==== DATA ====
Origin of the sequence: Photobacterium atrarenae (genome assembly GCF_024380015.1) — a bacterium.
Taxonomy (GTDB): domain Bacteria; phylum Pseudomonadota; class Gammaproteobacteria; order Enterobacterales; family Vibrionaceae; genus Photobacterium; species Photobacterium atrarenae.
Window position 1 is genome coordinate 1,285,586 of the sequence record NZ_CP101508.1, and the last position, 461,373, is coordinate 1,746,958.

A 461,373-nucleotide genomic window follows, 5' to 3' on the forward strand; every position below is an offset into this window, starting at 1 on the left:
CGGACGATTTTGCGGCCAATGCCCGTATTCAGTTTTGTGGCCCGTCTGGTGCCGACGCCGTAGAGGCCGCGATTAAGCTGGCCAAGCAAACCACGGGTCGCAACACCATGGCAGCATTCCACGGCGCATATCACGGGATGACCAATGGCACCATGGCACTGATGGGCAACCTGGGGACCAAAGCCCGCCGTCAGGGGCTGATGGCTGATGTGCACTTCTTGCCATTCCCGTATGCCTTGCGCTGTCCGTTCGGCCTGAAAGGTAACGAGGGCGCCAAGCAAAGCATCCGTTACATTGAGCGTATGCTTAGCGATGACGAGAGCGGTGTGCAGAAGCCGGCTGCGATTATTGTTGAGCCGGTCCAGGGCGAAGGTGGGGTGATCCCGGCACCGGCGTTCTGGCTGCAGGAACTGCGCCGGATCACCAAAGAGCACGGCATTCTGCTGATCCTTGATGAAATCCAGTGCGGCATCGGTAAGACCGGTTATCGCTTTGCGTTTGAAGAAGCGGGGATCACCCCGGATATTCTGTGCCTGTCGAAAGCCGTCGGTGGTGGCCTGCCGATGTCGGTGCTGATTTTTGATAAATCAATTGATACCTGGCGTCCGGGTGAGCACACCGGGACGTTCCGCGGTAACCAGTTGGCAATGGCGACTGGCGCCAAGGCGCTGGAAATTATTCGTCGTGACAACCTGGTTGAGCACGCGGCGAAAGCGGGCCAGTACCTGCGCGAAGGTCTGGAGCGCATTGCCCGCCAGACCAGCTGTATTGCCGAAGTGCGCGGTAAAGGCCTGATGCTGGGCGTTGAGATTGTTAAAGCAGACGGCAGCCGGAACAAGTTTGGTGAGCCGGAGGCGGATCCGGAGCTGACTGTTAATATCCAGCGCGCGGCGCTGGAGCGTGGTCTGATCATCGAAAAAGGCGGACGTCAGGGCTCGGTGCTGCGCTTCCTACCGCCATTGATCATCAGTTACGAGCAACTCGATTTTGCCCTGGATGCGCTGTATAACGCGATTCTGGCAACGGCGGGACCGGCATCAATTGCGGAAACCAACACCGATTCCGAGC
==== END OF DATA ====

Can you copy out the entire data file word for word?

Origin of the sequence: Photobacterium atrarenae (genome assembly GCF_024380015.1) — a bacterium.
Taxonomy (GTDB): domain Bacteria; phylum Pseudomonadota; class Gammaproteobacteria; order Enterobacterales; family Vibrionaceae; genus Photobacterium; species Photobacterium atrarenae.
Window position 1 is genome coordinate 1,285,586 of the sequence record NZ_CP101508.1, and the last position, 461,373, is coordinate 1,746,958.

A 461,373-nucleotide genomic window follows, 5' to 3' on the forward strand; every position below is an offset into this window, starting at 1 on the left:
CGGACGATTTTGCGGCCAATGCCCGTATTCAGTTTTGTGGCCCGTCTGGTGCCGACGCCGTAGAGGCCGCGATTAAGCTGGCCAAGCAAACCACGGGTCGCAACACCATGGCAGCATTCCACGGCGCATATCACGGGATGACCAATGGCACCATGGCACTGATGGGCAACCTGGGGACCAAAGCCCGCCGTCAGGGGCTGATGGCTGATGTGCACTTCTTGCCATTCCCGTATGCCTTGCGCTGTCCGTTCGGCCTGAAAGGTAACGAGGGCGCCAAGCAAAGCATCCGTTACATTGAGCGTATGCTTAGCGATGACGAGAGCGGTGTGCAGAAGCCGGCTGCGATTATTGTTGAGCCGGTCCAGGGCGAAGGTGGGGTGATCCCGGCACCGGCGTTCTGGCTGCAGGAACTGCGCCGGATCACCAAAGAGCACGGCATTCTGCTGATCCTTGATGAAATCCAGTGCGGCATCGGTAAGACCGGTTATCGCTTTGCGTTTGAAGAAGCGGGGATCACCCCGGATATTCTGTGCCTGTCGAAAGCCGTCGGTGGTGGCCTGCCGATGTCGGTGCTGATTTTTGATAAATCAATTGATACCTGGCGTCCGGGTGAGCACACCGGGACGTTCCGCGGTAACCAGTTGGCAATGGCGACTGGCGCCAAGGCGCTGGAAATTATTCGTCGTGACAACCTGGTTGAGCACGCGGCGAAAGCGGGCCAGTACCTGCGCGAAGGTCTGGAGCGCATTGCCCGCCAGACCAGCTGTATTGCCGAAGTGCGCGGTAAAGGCCTGATGCTGGGCGTTGAGATTGTTAAAGCAGACGGCAGCCGGAACAAGTTTGGTGAGCCGGAGGCGGATCCGGAGCTGACTGTTAATATCCAGCGCGCGGCGCTGGAGCGTGGTCTGATCATCGAAAAAGGCGGACGTCAGGGCTCGGTGCTGCGCTTCCTACCGCCATTGATCATCAGTTACGAGCAACTCGATTTTGCCCTGGATGCGCTGTATAACGCGATTCTGGCAACGGCGGGACCGGCATCAATTGCGGAAACCAACACCGATTCCGAGC